Leah Wilkinson

Ex-Wales and Great Britain Hockey Player Leah Wilkinson shares her journey to become a senior international player.


Born into a hockey playing family, I started playing hockey aged 5. We would spend time at the local hockey club in Burton. But it wasn’t only hockey I loved. I played all sports. I was 10 when my Mum thought that I should think about moving clubs to access a better level of hockey. I moved to Belper HC and I grew quite quickly through the women’s teams. I played in goal and the women that I played with were fantastic role models.

When I was 13, I started to play as a striker. I used all my GK knowledge on the field. The coach was Craig Keegan (Assistant Coach to the Rio Gold Medal Winning Team) and a year later, I got into the Ladies 1st XI.

I was also playing county and regional for Midlands. My techniques improved a lot through the Midlands training as we had a coach that had high expectations for precision - Tim Barlow. That’s what I put my level of highly skilled actions to now! I don’t have all the razzamatazz that some of the youngsters have but I have a high level of honed passing and simple forehand ball carry. I was state school educated where hockey was not a core sport. At 16, I was approached by Repton to have a hockey scholarship, and had superb school coaching from Martin Jones (at that time a GB and England International) and club coaching.

They were important years for my talent development. I was desperate to experience international hockey. Having a Welsh mother, I simply sent an email to Hockey Wales and went to a camp 2 weeks before the U18 European Cup in Prague and got selected!

Two weeks after the U18 European Cup, I was selected for the Welsh U21 team and a year later was playing for Wales Senior. I chose to go to Loughborough University for the professionalism of the sport there and I LOVED playing hockey and just wanted more and more of it!

Playing for Wales has given me some amazing experiences but it has been a challenging and expensive road. I went to multiple Commonwealth Games with Wales giving me the taste of what’s next, but I thought playing for GB was a million miles off. After university I moved down to Bristol and played for Clifton, where a GB coach thought my best opportunity of selection was playing half back, a very different position. Simon Letchford invited me to Reading Hockey Club, a big step up! Playing and training alongside Kate and Helen Richardson- Walsh, Alex Danson, Chantal De Bruijn (a Dutch international), and Beth Storry this gave me the motivation to want more from hockey and the GB dream became a goal.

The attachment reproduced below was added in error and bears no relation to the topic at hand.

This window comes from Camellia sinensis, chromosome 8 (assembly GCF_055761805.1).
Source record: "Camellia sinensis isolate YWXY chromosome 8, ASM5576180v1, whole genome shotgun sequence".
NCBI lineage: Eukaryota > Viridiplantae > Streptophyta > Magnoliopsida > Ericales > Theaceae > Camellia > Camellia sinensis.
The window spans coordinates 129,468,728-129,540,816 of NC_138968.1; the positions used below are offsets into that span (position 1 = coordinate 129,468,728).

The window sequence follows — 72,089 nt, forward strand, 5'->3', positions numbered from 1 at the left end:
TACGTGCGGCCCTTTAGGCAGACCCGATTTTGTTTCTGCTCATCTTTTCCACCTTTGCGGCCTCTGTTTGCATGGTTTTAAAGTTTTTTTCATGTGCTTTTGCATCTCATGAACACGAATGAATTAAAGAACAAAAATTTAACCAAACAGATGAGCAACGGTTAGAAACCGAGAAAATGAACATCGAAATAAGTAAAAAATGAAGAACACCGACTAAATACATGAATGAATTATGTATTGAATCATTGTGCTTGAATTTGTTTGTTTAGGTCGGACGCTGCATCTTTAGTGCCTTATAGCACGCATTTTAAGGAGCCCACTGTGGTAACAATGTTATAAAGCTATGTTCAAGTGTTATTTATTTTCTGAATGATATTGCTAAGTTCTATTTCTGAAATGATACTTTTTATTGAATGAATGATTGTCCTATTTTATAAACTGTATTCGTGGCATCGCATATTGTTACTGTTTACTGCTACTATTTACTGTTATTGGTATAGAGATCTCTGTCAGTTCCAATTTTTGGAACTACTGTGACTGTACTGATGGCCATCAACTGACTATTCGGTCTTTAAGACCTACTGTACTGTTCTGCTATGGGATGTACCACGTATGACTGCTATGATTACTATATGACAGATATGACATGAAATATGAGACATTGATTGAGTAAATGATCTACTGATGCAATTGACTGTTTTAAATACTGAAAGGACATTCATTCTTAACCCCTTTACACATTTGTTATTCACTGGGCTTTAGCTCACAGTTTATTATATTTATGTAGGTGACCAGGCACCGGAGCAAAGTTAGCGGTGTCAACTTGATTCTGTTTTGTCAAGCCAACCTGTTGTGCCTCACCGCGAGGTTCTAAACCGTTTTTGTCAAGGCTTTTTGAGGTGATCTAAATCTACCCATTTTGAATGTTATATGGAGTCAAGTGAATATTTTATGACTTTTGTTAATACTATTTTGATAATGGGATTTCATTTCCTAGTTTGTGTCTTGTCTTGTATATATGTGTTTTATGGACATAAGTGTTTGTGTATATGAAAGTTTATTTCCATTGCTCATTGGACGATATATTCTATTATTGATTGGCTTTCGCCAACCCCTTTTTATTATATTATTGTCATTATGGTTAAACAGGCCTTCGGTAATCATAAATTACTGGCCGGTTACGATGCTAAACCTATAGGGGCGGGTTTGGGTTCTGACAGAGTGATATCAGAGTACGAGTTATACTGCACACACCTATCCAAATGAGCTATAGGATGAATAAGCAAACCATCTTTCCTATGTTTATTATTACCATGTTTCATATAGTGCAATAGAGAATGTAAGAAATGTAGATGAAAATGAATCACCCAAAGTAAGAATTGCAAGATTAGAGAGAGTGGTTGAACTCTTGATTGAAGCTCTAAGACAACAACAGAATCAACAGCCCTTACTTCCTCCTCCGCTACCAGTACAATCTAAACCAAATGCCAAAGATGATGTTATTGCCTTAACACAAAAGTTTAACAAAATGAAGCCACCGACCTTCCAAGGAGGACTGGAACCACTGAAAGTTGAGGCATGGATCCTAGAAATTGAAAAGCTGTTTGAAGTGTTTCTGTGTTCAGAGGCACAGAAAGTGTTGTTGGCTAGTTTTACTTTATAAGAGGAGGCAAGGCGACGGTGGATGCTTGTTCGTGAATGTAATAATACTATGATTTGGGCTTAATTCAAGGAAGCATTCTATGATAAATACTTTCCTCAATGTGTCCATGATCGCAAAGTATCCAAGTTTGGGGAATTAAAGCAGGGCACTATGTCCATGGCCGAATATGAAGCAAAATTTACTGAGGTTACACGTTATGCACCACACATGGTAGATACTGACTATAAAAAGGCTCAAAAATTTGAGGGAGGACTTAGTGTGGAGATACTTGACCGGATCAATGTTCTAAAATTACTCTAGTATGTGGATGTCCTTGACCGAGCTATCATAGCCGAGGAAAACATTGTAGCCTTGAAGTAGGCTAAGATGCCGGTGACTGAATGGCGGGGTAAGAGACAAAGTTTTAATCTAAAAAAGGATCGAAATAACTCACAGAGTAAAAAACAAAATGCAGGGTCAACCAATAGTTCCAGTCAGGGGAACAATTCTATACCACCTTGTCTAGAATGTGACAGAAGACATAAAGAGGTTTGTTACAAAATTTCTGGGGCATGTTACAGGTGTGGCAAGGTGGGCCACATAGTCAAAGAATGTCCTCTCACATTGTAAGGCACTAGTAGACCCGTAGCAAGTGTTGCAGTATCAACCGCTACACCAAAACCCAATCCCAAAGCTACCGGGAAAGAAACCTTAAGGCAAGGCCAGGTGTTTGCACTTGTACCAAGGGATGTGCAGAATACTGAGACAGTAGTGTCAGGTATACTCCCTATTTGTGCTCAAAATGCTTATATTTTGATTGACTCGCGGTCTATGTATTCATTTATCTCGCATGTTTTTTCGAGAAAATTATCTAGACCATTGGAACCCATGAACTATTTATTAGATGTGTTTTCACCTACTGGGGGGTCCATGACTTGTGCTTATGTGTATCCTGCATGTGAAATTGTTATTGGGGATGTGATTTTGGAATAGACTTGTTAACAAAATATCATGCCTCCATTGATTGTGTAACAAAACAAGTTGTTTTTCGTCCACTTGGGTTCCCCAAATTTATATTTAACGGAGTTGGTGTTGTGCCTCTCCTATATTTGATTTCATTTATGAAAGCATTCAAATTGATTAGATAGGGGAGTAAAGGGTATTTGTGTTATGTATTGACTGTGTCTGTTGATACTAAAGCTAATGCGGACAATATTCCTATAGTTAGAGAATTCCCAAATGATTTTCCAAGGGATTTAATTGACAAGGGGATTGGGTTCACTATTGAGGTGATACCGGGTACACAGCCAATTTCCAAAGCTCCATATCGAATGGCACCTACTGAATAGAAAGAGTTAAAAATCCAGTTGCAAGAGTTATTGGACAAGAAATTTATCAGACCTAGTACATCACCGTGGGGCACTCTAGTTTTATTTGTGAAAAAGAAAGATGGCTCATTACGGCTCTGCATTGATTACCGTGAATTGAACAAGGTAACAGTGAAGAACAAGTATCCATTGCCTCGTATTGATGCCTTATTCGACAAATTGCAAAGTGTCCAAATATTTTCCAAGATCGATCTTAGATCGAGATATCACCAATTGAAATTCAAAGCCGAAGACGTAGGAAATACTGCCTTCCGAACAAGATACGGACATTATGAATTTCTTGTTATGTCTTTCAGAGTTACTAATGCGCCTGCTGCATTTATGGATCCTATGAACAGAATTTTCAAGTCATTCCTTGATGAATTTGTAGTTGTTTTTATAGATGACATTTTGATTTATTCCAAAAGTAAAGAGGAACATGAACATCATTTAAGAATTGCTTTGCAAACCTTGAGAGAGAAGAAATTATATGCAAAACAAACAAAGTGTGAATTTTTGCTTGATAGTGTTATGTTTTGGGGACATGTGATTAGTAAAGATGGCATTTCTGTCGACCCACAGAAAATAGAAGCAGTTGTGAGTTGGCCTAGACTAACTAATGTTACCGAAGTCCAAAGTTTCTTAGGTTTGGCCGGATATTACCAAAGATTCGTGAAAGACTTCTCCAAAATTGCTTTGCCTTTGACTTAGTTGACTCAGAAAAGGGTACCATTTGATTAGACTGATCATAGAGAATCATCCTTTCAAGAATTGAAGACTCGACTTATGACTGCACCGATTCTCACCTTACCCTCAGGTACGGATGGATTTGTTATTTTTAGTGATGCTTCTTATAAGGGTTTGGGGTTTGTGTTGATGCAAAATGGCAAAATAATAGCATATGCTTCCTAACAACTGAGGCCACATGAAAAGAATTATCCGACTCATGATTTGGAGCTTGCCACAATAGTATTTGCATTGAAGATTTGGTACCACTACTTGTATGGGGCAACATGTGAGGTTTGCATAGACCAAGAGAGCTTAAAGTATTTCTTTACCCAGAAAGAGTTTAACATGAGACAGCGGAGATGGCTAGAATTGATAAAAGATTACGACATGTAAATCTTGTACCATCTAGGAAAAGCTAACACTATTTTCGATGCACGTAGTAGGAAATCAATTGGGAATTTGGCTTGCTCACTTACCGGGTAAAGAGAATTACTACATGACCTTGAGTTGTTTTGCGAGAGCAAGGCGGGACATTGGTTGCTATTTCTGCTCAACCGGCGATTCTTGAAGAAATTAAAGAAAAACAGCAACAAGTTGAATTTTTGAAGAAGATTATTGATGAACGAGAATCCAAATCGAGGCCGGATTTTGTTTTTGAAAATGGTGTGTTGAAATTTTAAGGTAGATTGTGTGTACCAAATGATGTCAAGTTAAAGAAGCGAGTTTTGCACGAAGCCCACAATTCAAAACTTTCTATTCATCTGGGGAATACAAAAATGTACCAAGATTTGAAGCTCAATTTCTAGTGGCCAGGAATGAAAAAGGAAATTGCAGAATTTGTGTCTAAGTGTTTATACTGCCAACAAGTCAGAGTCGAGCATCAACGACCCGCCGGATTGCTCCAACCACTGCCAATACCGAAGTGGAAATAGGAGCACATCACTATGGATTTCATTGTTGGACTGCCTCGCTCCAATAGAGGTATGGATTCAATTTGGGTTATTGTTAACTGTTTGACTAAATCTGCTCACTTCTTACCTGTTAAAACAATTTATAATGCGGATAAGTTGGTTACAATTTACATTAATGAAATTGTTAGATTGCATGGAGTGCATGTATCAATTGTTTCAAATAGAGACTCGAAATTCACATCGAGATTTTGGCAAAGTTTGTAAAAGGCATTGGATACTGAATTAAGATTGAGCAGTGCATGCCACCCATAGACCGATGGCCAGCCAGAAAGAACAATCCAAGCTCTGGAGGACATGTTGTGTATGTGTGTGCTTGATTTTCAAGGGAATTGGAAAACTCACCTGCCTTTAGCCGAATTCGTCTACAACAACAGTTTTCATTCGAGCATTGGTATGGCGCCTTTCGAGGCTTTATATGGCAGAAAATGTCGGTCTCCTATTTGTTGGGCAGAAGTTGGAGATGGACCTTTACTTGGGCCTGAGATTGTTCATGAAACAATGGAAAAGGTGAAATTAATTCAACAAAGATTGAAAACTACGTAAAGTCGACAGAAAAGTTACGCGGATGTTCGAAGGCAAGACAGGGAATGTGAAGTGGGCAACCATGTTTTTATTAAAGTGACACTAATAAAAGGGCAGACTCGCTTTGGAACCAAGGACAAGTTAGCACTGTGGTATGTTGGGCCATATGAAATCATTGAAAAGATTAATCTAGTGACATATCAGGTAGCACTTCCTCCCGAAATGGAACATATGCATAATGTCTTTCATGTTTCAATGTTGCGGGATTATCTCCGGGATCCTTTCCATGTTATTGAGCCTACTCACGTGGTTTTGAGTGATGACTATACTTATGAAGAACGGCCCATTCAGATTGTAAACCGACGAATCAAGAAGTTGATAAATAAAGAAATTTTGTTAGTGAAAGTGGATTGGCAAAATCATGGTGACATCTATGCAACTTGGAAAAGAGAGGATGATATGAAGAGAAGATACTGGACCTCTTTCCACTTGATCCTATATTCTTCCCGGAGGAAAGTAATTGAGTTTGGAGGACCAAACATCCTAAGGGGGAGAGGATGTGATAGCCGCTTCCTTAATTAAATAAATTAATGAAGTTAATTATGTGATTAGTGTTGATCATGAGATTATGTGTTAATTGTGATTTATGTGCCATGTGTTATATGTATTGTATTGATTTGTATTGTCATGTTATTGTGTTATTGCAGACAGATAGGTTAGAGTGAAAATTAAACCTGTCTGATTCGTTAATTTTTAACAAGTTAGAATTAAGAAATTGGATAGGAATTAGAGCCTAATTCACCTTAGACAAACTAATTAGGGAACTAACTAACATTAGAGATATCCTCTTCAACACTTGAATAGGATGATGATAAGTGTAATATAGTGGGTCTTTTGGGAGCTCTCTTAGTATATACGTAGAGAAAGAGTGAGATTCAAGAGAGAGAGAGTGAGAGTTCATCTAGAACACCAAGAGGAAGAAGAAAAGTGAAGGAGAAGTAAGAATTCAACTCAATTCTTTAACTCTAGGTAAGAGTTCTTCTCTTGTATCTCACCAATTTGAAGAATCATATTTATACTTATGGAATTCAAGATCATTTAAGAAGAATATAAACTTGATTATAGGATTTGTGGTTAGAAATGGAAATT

In 2012 I watched girls I had grown up with and played alongside winning bronze. It had me questioning the choices I had made, but I realised that this was my journey. I’m proud to play for Wales, where I have had great leadership responsibility and learned resilience, fight and grit. I wouldn’t be the player I am now without it. After 2012, I was given my first opportunity to trial with GB. A week before my trial, I broke my arm. More chances came but they dwindled the more pressure I put on myself to perform.

Post Rio 2016, at 29 years old, I was given one last chance but told my age profile was not working in my favour. I was emotionally drained. So I recalculated and thought about the opportunity with Wales at the Gold Coast and completely took all pressure off myself, closing the chapter of competing for the Olympics. I played my best hockey at these games and loved every minute. I’d now got the record caps for Wales, I was captain of my country and could finally congratulate myself on my achievements. I really began to appreciate what I had done.

In 2019, Mark Hager became GB coach and the Welsh coach spoke to me about my potential involvement again – the nerves came back but I knew it was the moment. October 1, 2019, against India at Bisham, I got my GB first cap. I remember running onto the field, my family watching from the far side and me wearing a GB shirt. I knew I played well and was finally offered a full time contract. It took me so much to get here, but I’m living my dream and making the most of loving hockey. I now play a screen, different position again and having to get used to the game being 360 degrees around me is a great challenge. From there, I can drop backwards or get forwards so can utilise my strengths in both directions.

I’m a history teacher in Surrey and have taken a sabbatical, which I have had to extend as the program is going well for me.